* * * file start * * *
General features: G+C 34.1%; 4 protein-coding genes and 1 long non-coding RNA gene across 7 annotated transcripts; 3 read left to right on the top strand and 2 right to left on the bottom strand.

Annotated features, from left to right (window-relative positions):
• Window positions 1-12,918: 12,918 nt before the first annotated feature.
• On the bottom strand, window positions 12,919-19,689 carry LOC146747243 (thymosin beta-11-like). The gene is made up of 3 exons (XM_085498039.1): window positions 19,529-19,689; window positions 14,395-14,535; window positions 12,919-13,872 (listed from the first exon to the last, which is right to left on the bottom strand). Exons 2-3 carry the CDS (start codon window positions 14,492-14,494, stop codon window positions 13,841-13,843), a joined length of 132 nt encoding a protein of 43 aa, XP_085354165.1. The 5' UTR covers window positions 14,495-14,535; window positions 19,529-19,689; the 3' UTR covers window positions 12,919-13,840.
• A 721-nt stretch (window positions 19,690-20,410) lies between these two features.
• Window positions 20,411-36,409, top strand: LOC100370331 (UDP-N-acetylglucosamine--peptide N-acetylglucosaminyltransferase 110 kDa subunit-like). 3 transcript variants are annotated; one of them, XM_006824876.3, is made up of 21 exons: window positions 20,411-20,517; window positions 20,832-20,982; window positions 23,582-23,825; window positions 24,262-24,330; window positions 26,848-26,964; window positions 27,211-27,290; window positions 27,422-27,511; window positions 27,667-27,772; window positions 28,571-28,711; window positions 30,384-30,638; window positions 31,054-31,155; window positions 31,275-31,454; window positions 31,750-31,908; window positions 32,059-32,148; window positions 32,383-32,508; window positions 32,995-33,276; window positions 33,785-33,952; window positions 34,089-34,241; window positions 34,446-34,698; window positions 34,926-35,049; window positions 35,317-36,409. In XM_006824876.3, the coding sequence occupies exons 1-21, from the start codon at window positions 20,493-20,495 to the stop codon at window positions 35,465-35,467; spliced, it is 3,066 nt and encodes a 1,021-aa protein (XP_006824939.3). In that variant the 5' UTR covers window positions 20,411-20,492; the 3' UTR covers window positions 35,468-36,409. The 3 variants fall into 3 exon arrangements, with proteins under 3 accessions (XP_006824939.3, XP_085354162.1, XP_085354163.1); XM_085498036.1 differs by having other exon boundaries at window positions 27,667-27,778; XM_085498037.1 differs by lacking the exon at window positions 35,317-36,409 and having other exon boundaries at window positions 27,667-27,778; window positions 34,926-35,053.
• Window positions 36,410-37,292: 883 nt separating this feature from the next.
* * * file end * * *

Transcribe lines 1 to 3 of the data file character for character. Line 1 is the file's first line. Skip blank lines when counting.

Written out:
General features: G+C 34.1%; 4 protein-coding genes and 1 long non-coding RNA gene across 7 annotated transcripts; 3 read left to right on the top strand and 2 right to left on the bottom strand.

Annotated features, from left to right (window-relative positions):
• Window positions 1-12,918: 12,918 nt before the first annotated feature.